Halberg v. United Behavioral Health
In Halberg v. United Behavioral Health, No. 16-CV-6622, 2019 WL 4784571 (E.D.N.Y. Nov. 5, 2019), a case challenging a denial of benefits for nearly 18 months of residential mental health treatment for the plaintiff’s minor child, the district court adopted the magistrate judge’s Report and Recommendations granting the defendant’s motion for summary judgment. Finding that the plan in question granted discretionary authority to the defendant to interpret the plan and determine eligibility for benefits, the court held that the defendant’s denial should be examined under a “highly deferential” arbitrary and capricious standard of review. See id. at *16-17.
Applying this standard, the court agreed with the defendant that further residential treatment beyond an initial period of several months was not medically necessary under the terms of the plan. Record evidence showed that, while the child had indisputably suffered a mental health crisis in the later part of 2011, by January 2012 her immediate crisis had passed, and substantial evidence supported the defendant’s conclusion that residential treatment was no longer medically necessary. Medical records revealed that she presented as cheerful and goal-oriented, was planning for the future, responded to medication, socialized well with others, left the facility on day passes, and was able to work and go to school. See id. *19. The court also noted that an independent and external reviewer had upheld the defendant’s decision, further demonstrating that the defendant had acted reasonably.
Rejecting arguments that the defendant should have afforded more deference to the opinions of the child’s treating providers, the court explained that while it was sympathetic to the plaintiffs’ arguments, they had “not demonstrated that under the applicable deferential standard, Defendant’s denials were unsupported by evidence that a reasonable mind might accept as adequate to support the conclusion reached by the administrator.” See id. at *20 (citation omitted).
S.B. v. Oxford Health Insurance, Inc.
In S.B. v. Oxford Health Insurance, Inc., No. 3:17-CV-1485, 2019 WL 5726901 (D. Conn. Nov. 5, 2019), by contrast, the court held that the defendant had improperly denied claims for residential mental health treatment for the plaintiff’s eating disorder, even when applying a deferential arbitrary and capricious standard of review.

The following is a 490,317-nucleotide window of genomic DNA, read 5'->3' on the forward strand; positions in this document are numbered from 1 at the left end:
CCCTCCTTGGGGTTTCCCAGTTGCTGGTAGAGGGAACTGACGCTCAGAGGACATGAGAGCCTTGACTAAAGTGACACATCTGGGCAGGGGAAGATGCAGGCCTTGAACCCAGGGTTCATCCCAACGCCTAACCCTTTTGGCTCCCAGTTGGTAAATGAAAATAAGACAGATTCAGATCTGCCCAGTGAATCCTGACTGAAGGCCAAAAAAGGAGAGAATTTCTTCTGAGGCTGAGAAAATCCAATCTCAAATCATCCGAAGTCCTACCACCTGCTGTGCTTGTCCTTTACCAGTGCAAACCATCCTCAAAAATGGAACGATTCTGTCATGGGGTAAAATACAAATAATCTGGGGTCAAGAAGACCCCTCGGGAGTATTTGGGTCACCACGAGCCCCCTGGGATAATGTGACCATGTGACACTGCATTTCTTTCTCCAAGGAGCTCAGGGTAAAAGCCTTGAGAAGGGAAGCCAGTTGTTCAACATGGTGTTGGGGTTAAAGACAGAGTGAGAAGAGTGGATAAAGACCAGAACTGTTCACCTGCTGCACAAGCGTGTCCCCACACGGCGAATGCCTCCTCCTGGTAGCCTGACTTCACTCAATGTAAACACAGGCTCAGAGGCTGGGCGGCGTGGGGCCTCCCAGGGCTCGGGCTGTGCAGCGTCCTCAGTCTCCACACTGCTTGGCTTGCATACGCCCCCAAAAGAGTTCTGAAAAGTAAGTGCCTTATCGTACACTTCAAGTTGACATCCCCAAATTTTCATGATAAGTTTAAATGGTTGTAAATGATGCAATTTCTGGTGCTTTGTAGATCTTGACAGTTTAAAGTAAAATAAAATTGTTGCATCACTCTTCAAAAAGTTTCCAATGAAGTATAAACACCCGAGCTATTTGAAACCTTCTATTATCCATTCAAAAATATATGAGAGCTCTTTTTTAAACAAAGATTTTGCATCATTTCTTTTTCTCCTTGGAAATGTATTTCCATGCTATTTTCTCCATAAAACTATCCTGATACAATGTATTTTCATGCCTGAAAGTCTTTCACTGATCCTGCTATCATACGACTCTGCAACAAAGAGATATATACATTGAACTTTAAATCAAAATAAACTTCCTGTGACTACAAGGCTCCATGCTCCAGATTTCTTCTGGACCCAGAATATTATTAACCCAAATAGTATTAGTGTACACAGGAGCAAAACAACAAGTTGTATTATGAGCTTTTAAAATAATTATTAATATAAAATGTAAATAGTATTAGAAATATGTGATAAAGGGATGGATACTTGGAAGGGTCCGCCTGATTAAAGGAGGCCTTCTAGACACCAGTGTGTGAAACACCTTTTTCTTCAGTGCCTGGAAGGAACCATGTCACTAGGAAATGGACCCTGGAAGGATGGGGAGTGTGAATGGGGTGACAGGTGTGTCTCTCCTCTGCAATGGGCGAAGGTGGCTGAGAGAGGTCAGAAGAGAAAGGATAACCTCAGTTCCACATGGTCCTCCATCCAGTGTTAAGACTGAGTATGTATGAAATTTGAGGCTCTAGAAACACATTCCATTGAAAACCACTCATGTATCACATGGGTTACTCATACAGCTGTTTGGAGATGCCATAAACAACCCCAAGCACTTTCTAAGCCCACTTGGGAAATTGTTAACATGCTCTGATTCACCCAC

The plaintiff, a minor at the time of the treatment at issue, had suffered from an eating disorder since 2013. She had undergone substantial treatment at the outpatient and intensive outpatient levels from 2013 until her admission to a residential treatment center on February 11, 2015. The defendant initially denied, and then agreed to cover, the first weeks of residential treatment. The defendant then denied coverage from February 27, 2015, forward and upheld its decision through two levels of administrative appeal on the basis that the plaintiff had not shown that continued residential treatment was medically necessary.
The court ordered the denial decision remanded for the defendant to reconsider the evidence and apply what the court considered to be the appropriate definition of “medical necessity” as stated in the plan. The court held that the defendant strayed beyond its discretion under the terms of the plan by applying admission criteria in the UBH 2015 Level of Care Guidelines (UBH Guidelines) that conflicted with the plan’s definition of medical necessity. Relying in part on the American Psychiatric Association Practice Guidelines for the Treatment of Patients with Eating Disorders, submitted into the record by the plaintiff, the court found that the defendant had improperly weighed “why now” factors in the UBH Guidelines, such as “changes in the member’s signs and symptoms, psychosocial and environmental factors, or level of functioning” that “precipitated admission.” See id. at *12. The court found that the definition of medical necessity in the plan focused the inquiry instead on the treatment necessary to address a patient’s underlying mental health condition, rather than their acute symptoms. Id. at *13. The court explained that, on remand, the defendant’s coverage decision and rationale “must be rationally related to whether residential treatment was necessary to treat Plaintiff’s eating disorder, and not just manage her acute symptoms.” Id. at *17 (emphasis in original).
These recent decisions illustrate legal issues that courts are confronting as they continue to address mental health coverage litigation in the ERISA context. They add to a growing body of law addressing the interaction between ERISA, MHPAEA and state mental health parity statutes, as well as the proper level of scrutiny to apply under deferential standards of review.